Mumbai: Over the last few days, Maharashtra Chief Minister Eknath Shinde re-ignited the Maharashtra-Karnataka border row with some well-publicised decisions. So far, he’s reconstituted a high-powered panel on the dispute, announced pension for those “martyred” in the border dispute, and appointed senior ministers to supervise the state’s legal battle in the Supreme Court.
The decisions have sparked a war of words between Maharashtra and Karnataka — two states where the Bharatiya Janata Party (BJP) is in power.
In Maharashtra, where the BJP is in power with Shinde’s Balasahebanchi Shiv Sena, the conflict is a direct result of the ongoing feud between the chief minister and Uddhav Thackeray for claiming the legacy of party supremo Bal Thackeray.
The Shiv Sena had split in June after Shinde led a rebellion of most of the party’s MLAs, causing the Uddhav Thackeray-led Maha Vikas Aghadi (MVA) government to fall.
Getting Marathi-speaking areas of the neighbouring Karnataka under Maharashtra has been on the Shiv Sena’s agenda ever since it was founded in 1966.
It was over this cause that the Shiv Sena founder went to prison for the first time in 1969. For the two warring factions, championing Maharashtra’s cause in the border dispute will be seen as taking Bal Thackeray’s agenda forward.
Political commentator Abhay Deshpande told ThePrint that Shinde probably deliberately brought the border row back in focus mainly to take control of the narrative.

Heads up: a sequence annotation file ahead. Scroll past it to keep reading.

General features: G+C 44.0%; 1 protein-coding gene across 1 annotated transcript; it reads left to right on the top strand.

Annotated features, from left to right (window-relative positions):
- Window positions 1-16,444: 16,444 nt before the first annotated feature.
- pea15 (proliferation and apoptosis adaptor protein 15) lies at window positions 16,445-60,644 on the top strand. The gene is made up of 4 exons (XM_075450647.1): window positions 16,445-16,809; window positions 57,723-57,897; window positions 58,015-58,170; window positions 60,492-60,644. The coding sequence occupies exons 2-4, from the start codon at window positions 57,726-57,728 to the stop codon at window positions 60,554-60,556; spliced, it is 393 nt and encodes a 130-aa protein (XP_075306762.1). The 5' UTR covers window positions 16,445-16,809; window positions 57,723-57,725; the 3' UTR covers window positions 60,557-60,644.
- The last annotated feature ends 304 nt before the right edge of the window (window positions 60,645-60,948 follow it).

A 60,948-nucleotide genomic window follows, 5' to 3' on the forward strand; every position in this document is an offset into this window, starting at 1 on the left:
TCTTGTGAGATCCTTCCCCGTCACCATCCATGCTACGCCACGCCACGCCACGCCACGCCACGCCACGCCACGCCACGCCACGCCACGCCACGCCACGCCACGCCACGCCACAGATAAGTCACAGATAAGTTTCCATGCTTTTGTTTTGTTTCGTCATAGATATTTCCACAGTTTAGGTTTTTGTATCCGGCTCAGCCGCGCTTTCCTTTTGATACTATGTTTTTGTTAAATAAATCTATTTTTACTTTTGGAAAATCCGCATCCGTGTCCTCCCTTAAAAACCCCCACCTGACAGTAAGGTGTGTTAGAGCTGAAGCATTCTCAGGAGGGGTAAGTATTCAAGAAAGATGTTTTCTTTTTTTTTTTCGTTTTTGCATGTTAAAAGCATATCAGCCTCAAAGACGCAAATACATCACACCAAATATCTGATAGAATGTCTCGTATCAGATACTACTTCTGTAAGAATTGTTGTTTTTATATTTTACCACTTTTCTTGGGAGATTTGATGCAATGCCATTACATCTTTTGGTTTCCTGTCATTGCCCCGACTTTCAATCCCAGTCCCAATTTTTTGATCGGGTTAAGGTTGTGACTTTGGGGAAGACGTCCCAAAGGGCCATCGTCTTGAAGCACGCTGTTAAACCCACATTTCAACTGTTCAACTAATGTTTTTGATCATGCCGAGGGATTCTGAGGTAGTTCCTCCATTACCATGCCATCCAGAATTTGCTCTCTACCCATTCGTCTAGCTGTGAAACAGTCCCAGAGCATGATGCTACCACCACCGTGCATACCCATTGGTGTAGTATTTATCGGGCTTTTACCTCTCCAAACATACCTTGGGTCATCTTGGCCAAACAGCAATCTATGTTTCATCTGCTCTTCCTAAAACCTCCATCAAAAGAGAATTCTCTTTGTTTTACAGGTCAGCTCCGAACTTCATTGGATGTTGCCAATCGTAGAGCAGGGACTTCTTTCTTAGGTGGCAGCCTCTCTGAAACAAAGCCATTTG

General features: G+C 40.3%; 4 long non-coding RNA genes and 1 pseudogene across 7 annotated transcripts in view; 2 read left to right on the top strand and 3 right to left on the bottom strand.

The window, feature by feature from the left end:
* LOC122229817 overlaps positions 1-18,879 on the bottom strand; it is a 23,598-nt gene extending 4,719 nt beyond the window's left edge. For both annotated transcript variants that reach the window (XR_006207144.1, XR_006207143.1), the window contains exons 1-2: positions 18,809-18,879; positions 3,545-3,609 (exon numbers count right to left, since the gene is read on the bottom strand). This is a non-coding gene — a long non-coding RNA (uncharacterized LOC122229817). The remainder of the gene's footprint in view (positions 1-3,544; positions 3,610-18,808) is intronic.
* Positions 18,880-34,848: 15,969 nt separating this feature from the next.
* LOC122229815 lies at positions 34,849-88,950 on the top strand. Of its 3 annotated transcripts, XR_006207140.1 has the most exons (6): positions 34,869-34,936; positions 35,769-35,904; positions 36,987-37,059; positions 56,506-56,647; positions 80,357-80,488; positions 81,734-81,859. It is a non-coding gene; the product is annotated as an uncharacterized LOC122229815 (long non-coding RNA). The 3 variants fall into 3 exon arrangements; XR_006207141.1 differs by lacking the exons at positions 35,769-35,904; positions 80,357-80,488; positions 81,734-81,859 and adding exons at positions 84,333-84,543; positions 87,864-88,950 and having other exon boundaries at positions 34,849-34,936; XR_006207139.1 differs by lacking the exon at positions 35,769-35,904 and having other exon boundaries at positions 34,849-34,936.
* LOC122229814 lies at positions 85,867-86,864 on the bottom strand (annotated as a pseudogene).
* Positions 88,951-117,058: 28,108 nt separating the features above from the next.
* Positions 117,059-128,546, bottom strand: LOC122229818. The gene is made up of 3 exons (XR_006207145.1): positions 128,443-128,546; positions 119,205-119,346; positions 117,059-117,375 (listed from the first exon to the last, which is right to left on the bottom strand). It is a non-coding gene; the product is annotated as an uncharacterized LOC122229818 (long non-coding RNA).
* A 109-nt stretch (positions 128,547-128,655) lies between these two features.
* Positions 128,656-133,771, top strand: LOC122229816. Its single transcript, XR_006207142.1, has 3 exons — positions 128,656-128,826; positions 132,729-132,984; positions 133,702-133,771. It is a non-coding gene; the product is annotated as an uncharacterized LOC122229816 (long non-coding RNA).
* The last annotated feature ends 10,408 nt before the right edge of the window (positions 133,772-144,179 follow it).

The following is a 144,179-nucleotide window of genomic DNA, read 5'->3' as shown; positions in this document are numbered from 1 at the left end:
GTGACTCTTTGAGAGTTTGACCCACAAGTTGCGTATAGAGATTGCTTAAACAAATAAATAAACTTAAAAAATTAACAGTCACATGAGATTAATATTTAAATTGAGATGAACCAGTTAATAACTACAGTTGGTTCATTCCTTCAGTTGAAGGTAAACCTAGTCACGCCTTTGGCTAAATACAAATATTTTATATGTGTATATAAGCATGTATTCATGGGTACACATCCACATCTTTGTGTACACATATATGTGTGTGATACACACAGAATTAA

“One reason is to claim Balasaheb Thackeray’s legacy. The other is also that issues like these could be used by the Opposition to corner the ruling alliance since there’s a BJP government in Karnataka, too. The Opposition could have brought up the border dispute, saying that Eknath Shinde is compromising on Maharashtra’s interests for the sake of power by not taking action to solve the Maharashtra-Karnataka border dispute,” he elaborated.
Manisha Kayande, a Member of Legislative Council from the Shiv Sena (Uddhav Balasaheb Thackeray) faction, told ThePrint that Shinde probably brought the topic up “to show that he has a mind of his own and that he isn’t under the control of his alliance partner (BJP)”.
“But, there is a BJP government in the state and at the Centre, and Eknath Shinde should question why the Centre is still not taking steps to resolve the issue,” he said. “Like investments from Maharashtra went to Gujarat, is this government going to allow the state’s territory to go to Karnataka?”
Meanwhile, members from the Balasahebanchi Shiv Sena say that aside from the fact that the chief minister wants to continue Balasaheb’s fight, Shinde is taking the issue forward because he was personally vested in it.
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Border row and Thackeray’s ‘legacy’
Getting 814 villages along Maharashtra’s border and Belgaum city — all areas with a large Marathi-speaking population that are currently part of Karnataka — included in the state’s borders has been among the Shiv Sena’s primary political agendas.
Bal Thackeray’s father Keshav Thackeray, popularly known as Prabodhankar, was one of the main leaders of the Samyukta Maharashtra Samiti, which actively campaigned for the creation of Maharashtra and also pushed for the inclusion of other Marathi-speaking areas in the state.